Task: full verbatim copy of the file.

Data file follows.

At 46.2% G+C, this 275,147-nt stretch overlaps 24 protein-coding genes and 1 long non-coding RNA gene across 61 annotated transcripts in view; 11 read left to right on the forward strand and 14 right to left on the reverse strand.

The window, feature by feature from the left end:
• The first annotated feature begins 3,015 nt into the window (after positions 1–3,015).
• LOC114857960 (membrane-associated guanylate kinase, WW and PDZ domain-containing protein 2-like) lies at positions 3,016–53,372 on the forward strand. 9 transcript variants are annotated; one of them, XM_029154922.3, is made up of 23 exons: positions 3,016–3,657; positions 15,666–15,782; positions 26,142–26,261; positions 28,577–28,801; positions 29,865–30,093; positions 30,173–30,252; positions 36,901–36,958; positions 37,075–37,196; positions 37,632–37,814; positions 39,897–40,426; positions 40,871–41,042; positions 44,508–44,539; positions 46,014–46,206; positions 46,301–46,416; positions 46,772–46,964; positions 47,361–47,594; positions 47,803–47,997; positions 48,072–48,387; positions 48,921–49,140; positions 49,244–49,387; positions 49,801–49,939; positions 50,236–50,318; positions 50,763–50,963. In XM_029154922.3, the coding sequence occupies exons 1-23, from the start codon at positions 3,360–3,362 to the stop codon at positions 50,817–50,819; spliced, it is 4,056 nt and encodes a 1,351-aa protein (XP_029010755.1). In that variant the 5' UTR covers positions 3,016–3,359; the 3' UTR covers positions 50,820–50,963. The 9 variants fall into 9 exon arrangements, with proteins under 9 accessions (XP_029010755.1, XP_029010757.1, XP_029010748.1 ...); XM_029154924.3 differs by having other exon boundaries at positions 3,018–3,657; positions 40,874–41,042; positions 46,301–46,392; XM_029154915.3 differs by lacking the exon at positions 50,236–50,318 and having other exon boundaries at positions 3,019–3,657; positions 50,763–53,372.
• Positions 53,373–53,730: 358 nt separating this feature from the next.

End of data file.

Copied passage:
At 46.2% G+C, this 275,147-nt stretch overlaps 24 protein-coding genes and 1 long non-coding RNA gene across 61 annotated transcripts in view; 11 read left to right on the forward strand and 14 right to left on the reverse strand.

The window, feature by feature from the left end:
• The first annotated feature begins 3,015 nt into the window (after positions 1–3,015).
• LOC114857960 (membrane-associated guanylate kinase, WW and PDZ domain-containing protein 2-like) lies at positions 3,016–53,372 on the forward strand. 9 transcript variants are annotated; one of them, XM_029154922.3, is made up of 23 exons: positions 3,016–3,657; positions 15,666–15,782; positions 26,142–26,261; positions 28,577–28,801; positions 29,865–30,093; positions 30,173–30,252; positions 36,901–36,958; positions 37,075–37,196; positions 37,632–37,814; positions 39,897–40,426; positions 40,871–41,042; positions 44,508–44,539; positions 46,014–46,206; positions 46,301–46,416; positions 46,772–46,964; positions 47,361–47,594; positions 47,803–47,997; positions 48,072–48,387; positions 48,921–49,140; positions 49,244–49,387; positions 49,801–49,939; positions 50,236–50,318; positions 50,763–50,963. In XM_029154922.3, the coding sequence occupies exons 1-23, from the start codon at positions 3,360–3,362 to the stop codon at positions 50,817–50,819; spliced, it is 4,056 nt and encodes a 1,351-aa protein (XP_029010755.1). In that variant the 5' UTR covers positions 3,016–3,359; the 3' UTR covers positions 50,820–50,963. The 9 variants fall into 9 exon arrangements, with proteins under 9 accessions (XP_029010755.1, XP_029010757.1, XP_029010748.1 ...); XM_029154924.3 differs by having other exon boundaries at positions 3,018–3,657; positions 40,874–41,042; positions 46,301–46,392; XM_029154915.3 differs by lacking the exon at positions 50,236–50,318 and having other exon boundaries at positions 3,019–3,657; positions 50,763–53,372.
• Positions 53,373–53,730: 358 nt separating this feature from the next.